For much of my life trying to appreciate sauerkraut and kimchi reminded me of a few first dating relationships with men that went sour. Some had an unappealing order and left a bad taste in my mouth. There was no relish in the experience.

Over the years, my taste in men improved, and I found my Prince Charming. The same goes with sauerkraut and kimchi. My palate evolved and so did my desire for these probiotic pleasures.

Strangely, a bout with breast cancer helped. The chemotherapy altered my tastebuds, and I started craving fermented food. That was a good thing since fermented foods are loaded with  probiotics which can help boost one’s immune system, fight inflammation, improve digestion, and optimize one’s gut flora. I eat for health and I seek out foods that taste good.

Trying different sauerkraut and kimchi products, as well as trying to make out own versions, I discovered Cleveland Kitchen and its fabulous selections that tantalize the tastebuds without overpowering your palate.
Cleveland Kitchen was started by brothers, Drew and Mac Anderson and their brother-in-law, Luke Visnic. They each had other jobs at the time not related to food but beneficial when launching a consumer products brand- analytics, law and finance. Drew and Mac also helped out at their mother’s nonprofit, the North Union Farmer’s Market in Cleveland. Luke was a practicing architect who started fermenting and joined his in-laws in the startup.

Cleveland Kitchen founders (from left to right): Mac Anderson, Luke Visnic, and Drew Anderson

The brothers’ experience working with farmers helped hatch the idea for a farm-to-table kraut. Drew Anderson started making his own sauerkraut, added creative touches. Mac Anderson was wrapping up his senior year in college when he hatched the idea for Cleveland Kitchen. The three founders held down professional day jobs and while working evenings in a commercial kitchen to make their sauerkraut to sell at weekend farmers’ markets.

Cleveland Kitchen was officially launched in 2014. “Our biggest challenge was understanding the landscape of a totally new industry; we were lucky to have great industry mentors and advisors,” said Mac Anderson. Today, their products are sold at leading supermarkets (e.g., Publix, Albertsons, Sprouts) and foodservice (e.g., PJ Chang’s, Yardhouse, Bibipbop Asian Grill and Quiznos).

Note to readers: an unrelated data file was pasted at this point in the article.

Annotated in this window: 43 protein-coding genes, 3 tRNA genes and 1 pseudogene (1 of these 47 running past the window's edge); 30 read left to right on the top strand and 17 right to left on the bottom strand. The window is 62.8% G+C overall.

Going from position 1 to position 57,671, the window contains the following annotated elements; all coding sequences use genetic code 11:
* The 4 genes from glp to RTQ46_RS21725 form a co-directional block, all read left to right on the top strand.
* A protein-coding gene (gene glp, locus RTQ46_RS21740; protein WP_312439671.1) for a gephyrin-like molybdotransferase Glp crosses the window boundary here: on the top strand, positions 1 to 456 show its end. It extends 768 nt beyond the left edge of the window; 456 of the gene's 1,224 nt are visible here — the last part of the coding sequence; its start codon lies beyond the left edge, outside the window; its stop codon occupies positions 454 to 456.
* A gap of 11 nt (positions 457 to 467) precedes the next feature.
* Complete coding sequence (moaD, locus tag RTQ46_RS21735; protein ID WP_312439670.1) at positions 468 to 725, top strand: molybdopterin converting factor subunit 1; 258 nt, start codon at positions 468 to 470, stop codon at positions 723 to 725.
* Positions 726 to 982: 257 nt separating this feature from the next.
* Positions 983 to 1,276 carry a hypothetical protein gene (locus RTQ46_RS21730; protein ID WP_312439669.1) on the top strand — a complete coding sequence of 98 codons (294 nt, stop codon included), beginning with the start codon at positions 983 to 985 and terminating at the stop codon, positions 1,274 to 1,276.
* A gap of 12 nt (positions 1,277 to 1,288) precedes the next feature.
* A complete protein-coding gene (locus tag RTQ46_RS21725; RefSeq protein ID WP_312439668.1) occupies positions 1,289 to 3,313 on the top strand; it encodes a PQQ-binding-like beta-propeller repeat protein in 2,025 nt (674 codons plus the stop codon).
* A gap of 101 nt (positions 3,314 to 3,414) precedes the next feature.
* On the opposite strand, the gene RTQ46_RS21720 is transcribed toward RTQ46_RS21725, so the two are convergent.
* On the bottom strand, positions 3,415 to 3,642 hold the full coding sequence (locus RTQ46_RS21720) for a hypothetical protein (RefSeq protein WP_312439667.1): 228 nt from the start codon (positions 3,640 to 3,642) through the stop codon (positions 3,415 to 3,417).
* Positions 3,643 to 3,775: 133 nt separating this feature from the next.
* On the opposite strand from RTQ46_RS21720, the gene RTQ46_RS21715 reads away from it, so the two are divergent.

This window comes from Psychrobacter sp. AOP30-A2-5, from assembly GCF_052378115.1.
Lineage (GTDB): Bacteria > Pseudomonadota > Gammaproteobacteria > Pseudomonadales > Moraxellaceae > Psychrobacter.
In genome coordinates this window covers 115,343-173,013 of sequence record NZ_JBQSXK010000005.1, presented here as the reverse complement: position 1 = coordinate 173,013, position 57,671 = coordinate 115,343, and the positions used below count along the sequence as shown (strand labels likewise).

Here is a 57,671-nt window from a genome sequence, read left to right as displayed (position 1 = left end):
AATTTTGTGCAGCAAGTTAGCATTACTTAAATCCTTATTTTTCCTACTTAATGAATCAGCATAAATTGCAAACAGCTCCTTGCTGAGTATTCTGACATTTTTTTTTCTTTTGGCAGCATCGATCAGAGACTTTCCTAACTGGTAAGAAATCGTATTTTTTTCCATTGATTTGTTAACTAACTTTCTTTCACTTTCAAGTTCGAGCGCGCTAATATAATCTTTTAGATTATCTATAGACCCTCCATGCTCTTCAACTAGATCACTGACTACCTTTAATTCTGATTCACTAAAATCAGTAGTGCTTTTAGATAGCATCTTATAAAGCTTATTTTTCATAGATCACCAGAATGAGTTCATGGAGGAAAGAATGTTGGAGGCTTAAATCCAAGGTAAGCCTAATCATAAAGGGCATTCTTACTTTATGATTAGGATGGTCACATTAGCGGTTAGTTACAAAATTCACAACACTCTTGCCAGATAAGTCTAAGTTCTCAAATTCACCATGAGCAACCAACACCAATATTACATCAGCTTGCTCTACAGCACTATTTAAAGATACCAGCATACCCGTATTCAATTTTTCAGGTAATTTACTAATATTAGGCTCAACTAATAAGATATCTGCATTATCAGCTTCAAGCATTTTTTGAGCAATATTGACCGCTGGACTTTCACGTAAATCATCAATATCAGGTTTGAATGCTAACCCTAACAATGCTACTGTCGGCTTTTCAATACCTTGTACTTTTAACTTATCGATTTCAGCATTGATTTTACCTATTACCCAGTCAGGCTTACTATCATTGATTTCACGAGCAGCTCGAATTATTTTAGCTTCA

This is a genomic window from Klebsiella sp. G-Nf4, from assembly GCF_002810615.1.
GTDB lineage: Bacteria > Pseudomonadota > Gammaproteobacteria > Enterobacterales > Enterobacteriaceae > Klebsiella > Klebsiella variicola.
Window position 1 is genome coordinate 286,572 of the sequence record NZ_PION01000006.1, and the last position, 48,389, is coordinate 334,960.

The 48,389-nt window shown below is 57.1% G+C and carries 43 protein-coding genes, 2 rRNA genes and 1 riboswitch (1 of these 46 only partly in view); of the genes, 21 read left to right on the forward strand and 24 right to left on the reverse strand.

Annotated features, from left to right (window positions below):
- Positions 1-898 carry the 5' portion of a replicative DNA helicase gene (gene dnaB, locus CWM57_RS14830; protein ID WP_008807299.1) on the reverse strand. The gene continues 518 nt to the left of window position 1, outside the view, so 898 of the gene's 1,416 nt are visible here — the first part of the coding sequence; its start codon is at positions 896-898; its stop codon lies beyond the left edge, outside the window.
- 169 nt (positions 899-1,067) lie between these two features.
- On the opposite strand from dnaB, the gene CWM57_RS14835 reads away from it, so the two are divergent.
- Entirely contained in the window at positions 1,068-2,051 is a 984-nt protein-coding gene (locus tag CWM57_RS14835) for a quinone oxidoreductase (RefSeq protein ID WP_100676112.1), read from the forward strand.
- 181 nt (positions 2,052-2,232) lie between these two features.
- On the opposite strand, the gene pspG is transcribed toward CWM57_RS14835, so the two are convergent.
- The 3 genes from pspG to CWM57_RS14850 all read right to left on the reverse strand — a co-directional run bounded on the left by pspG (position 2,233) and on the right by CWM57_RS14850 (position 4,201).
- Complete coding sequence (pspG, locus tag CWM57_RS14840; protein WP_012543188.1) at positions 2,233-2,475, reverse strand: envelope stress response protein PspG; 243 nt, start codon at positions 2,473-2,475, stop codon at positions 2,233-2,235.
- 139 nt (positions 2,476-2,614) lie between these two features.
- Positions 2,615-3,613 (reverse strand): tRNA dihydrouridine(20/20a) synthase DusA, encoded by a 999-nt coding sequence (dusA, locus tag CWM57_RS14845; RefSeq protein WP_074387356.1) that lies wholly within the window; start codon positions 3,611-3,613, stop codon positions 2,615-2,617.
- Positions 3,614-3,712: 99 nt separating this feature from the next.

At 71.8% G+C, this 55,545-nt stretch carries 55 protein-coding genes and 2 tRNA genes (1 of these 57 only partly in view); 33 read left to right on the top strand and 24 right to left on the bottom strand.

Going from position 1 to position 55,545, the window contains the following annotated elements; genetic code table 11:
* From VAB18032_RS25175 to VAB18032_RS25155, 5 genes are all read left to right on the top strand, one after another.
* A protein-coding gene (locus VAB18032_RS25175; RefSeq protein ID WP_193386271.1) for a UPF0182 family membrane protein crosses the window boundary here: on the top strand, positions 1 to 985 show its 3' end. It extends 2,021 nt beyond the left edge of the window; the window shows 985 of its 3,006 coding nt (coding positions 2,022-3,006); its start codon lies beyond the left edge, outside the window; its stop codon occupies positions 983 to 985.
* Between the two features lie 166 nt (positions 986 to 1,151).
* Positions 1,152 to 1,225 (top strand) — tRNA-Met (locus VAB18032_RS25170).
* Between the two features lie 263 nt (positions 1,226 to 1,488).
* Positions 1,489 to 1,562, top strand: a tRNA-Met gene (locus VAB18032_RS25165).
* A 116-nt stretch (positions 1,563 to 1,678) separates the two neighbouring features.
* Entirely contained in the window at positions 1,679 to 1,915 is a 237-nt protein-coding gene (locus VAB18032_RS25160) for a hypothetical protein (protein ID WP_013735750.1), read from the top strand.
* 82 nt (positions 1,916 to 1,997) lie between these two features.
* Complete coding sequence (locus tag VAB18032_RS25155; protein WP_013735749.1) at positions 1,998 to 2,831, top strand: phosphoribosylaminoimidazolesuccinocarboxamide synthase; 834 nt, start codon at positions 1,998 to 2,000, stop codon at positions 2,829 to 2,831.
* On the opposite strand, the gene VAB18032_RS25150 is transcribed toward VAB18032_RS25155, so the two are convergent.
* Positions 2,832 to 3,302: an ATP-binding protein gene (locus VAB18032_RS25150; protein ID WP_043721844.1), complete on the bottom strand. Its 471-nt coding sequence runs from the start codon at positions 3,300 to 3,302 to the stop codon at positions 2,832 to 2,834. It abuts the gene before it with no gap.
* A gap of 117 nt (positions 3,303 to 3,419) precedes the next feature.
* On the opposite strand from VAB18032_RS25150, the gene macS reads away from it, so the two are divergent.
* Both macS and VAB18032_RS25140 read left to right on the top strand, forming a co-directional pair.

Cleveland Kraut’s sauerkraut and kimchi are unpasteurized and lactofermented and certified gluten free and vegan. Bonus: a one-ounce serving is ten calories. Sodium levels are under 300 mg (12%DV). The products add a sassy crunch to any sandwich, veggie and grain bowl or tacos.  

Selections of what we tasted:

Classic Kimchi: a mashup of mustard greens, apple, garlic, sugar, carrot, onion, salt, gochugari, red pepper and ginger. The flavor was balanced, not too spicy or overly garlic or barnyard. Add to grain bowls or traditional Korean bibimbap

Photo: Cleveland Kitchen
Link to Recipe

Classic Caraway: simply green cabbage, kosher salt and caraway seeds. Pair will grilled sausages; top on burgers.

Roasted Garlic Kraut. Just cabbage, garlic salt and pepper. I topped a rather dull cheese pizza with this kraut for added oomph. Not too garlicky.

Whiskey Dill: cabbage, kosher salt, garlic whiskey and dill. Ta da! My fabulous favorite. Maybe it’s the subtle nuance of the barrel aged whisky notes with the kick of dill. This kraut made me want to spoon it up, but it also mixes well into a chicken or tuna salad sandwich or avocado toast.

Chickpea and Sauerkraut Avocado Toast  (click link for recipe)

So, the heart of rock and roll is in Cleveland, and – no doubt- so is the crunchiest most delectable kraut. www.clevelandkitchen,com Follow @clevelandkitchen

Now, bring on the pickles!

Shrimp Tacos with Spicy Kraut


  • 1-pound large shrimp, peeled and deveined 
  • 2 tbsp taco seasoning 
  • 2 tbsp olive oil 
  • 6-8 small flour tortillas 
  • 1 mango, peeled and chopped into chunks 
  • 1 cup lettuce, chopped 
  • 1 tomato, chopped 
  • 1 cup Cleveland Kitchen Spicy Kraut 
  • 2 avocados, peeled, pitted and chopped into chunks 
  • Salt and pepper, to taste 
  • Cilantro, to taste 
  • Cleveland Kitchen Miso Jalapeño Dressing, for serving 
  •  In a mixing bowl, evenly coat the shrimp with taco seasoning, salt and pepper. 
  • Heat oil in a pan on medium-high heat. Cook the shrimp for about 4-5 minutes, flipping as needed until opaque and cooked through. 
  • Combine the lettuce, tomato, Cleveland Kitchen Spicy Kraut, mango, and avocado in a bowl. Stir gently. 
  • Fill each tortilla with a serving of shrimp and the toppings mixture. Add a drizzle of Cleveland Kitchen Miso Jalapeño dressing and a bit of cilantro. 

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An engaging speaker and writer, Melanie Young hosts the weekly national radio shows, The Connected Table Live, featuring conversations with global thought leaders in wine, food, spirits and hospitality (a Feedspot Top 10 Food & Drink Podcasts for 2021), and Fearless Fabulous You, a lifestyle show for and about women (both on iHeart and more than 30 other podcast platforms). Young has contributed articles on wine, spirits, food, and culinary travel to Wine Enthusiast, Seven Fifty Daily, Wine4Food and Jewish Week. She is a member of Les Dames d’Escoffier International, Wine Media Guild, and Women of the Vine & Spirits. Young’s former marketing and events agency, M Young Communications, worked with global wine, food organizations, publishing companies and nonprofits. She had an integral role in the creation, launch and management of The James Beard Foundation Awards, New York Restaurant Week, and Windows of Hope Family Relief Fund (2001) which raised funds to provide for the families of restaurant workers killed in the September 11th terrorist attacks. www.theconnectedtable.com www.melanieyoung.com Instagram @theconnectedtable

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